Uprooting of Jews from Arab countries, an answer to modern antisemitism

To be able to reach a peaceful solution, the forced migration of Jews from Arab countries must be acknowledged as one of the tragedies of this long and painful conflict.

April 24, 2018 21:16
3 minute read.
Uprooting of Jews from Arab countries, an answer to modern antisemitism

JEWISH AGENCY representatives meet Yemenite immigrants arriving at Lod Airport in 1949. (Wikimedia Commons). (photo credit: Wikimedia Commons)

One of the major recognized causes of the current wave of antisemitism in Europe and other places is Palestinian propaganda. This sweeping brainwashing effort has succeeded in producing an anti-Jewish climate in many parts of the world. One of the ways to combat this basic source of lies is to reveal the truth about the banishment of the Jews from Arab countries. The world has mainly heard about the injustice experienced by Palestinian refugees, and almost nothing about the plight of the Jews from Arab countries, mainly Iraq, Egypt, Syria, Lebanon and Yemen. Let us compare the uprooting of the Palestinians with the uprooting of the Jews.

Whereas the Palestinians refugees numbered 650,000 in 1948, the Jewish refugees from Arab countries numbered 850,000 (UNRWA statistics). The Jewish property, both private and communal, sequestered by Arab governments when the Jews were forced to leave was much vaster than that left behind by the Palestinians in Israel (documented by the International Court at The Hague).

There was practically an ethnic cleansing of Jews in Arab countries. Very few Jews are left in these countries today. Egyptian Jewry, for instance, numbered 100,000 in 1948, but there are only 28 Jews in the whole of Egypt today, and only 22 Jews remain in the whole of Iraq of the 1948 population of 160,000. In Syria and Lebanon there are no Jews left.

On the other hand, there was no ethnic cleansing of Palestinians in Israel; there are a million Arab/Palestinian citizens living in Israel today, constituting 20% of Israel’s citizens.

It is important to spread these crucial historical facts as widely as possible, as they contradict the evil and distorted image presented by anti-Israel propaganda. In addition to the possible turning of public opinion in Europe and other places, telling the story of the banishment and uprooting of the Jews from Arab countries has additional potential advantages.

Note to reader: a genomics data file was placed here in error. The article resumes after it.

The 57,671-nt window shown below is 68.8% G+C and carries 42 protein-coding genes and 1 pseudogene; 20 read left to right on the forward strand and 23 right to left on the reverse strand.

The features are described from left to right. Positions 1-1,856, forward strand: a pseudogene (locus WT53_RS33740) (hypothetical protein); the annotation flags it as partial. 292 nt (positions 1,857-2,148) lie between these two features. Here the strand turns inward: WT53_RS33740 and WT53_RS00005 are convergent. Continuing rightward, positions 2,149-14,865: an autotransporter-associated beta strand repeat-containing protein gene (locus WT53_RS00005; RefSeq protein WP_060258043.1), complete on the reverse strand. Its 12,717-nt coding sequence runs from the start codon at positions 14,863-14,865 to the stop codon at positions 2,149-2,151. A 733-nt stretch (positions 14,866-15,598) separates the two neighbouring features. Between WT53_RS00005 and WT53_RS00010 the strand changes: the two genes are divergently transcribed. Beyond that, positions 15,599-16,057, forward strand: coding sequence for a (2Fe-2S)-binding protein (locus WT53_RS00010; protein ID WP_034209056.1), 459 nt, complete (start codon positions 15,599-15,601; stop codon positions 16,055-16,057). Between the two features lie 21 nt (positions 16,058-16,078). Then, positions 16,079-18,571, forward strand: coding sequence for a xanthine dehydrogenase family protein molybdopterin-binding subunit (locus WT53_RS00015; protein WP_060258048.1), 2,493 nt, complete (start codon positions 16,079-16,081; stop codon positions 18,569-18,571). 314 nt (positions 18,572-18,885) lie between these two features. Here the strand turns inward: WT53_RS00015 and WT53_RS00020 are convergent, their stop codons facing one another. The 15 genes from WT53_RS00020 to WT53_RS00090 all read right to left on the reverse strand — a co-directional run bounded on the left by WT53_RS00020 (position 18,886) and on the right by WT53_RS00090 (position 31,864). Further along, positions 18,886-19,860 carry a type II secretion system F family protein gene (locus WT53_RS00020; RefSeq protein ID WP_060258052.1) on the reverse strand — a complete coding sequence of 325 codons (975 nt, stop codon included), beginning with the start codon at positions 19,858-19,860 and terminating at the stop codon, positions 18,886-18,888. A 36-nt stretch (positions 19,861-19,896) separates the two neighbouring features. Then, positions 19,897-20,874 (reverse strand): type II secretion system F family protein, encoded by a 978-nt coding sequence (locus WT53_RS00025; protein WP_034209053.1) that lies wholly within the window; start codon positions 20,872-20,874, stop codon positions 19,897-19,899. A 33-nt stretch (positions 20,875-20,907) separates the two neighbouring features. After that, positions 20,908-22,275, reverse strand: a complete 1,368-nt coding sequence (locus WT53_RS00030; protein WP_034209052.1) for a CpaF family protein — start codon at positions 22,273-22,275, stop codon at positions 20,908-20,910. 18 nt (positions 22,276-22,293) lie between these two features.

The realization that they are not the only ones who have suffered, and that the Jews from Arab countries have suffered just as much as the Palestinians when they were thrown out of the lands of their birth with only their shirts on their backs and were made so miserably destitute at the hands of Arabs, may cause Palestinians to become more conciliatory and less intransigent regarding peace with Israel.

Second, seeing that their history, narrative and cultural heritage is taken into account as a crucial and integral part of the Arab-Israeli conflict may make the Jews from Arab countries and their descendants – who today constitute almost half of Israel’s Jewish population – more inclined to make concessions for the sake of peace.

The neglect of their story and narrative makes some Jews from Arab countries intransigent regarding any reconciliation that does not include their own history. Yet, these uprooted Jews could become major contributors to reconciliation because they understand Middle East culture and mentality, the Arabic language, and the rituals of reconciliation.

The “Nakba” (catastrophe) of Jews from Arab countries, the cruel displacement of 850,000 Jews who were born and grew up in their ancient communities in Arab lands, and the hardships and misery accompanying their forced migration and emigration to Israel or other Western countries, and the loss of all their assets and property constitute an aspect of the Arab-Israeli conflict which should be thoroughly researched by serious academics.

As almost half of the Jewish citizens of Israel (together with their descendants) are from Arab countries, any peace effort must acknowledge this crucial facet of the history of the conflict. To be able to reach a peaceful solution, the forced migration of Jews from Arab countries must be acknowledged as one of the tragedies of this long and painful conflict. It would also constitute a strong barrage against the dangerous antisemitic “tsunami” flooding us today.

The author is a researcher and a cultural sociologist. Her research at the Neaman Institute at the Technion in Haifa: Israel Institute of Technology (Funded by the Boren Foundation) has focused on the uprooting of Jews from Arab countries in the mid-twentieth century. She has published 33 books to date, and more than 120 articles. She founded the International Forum for the Culture of Peace, IFLAC. She was born and raised in Cairo, Egypt and now lives in Haifa.

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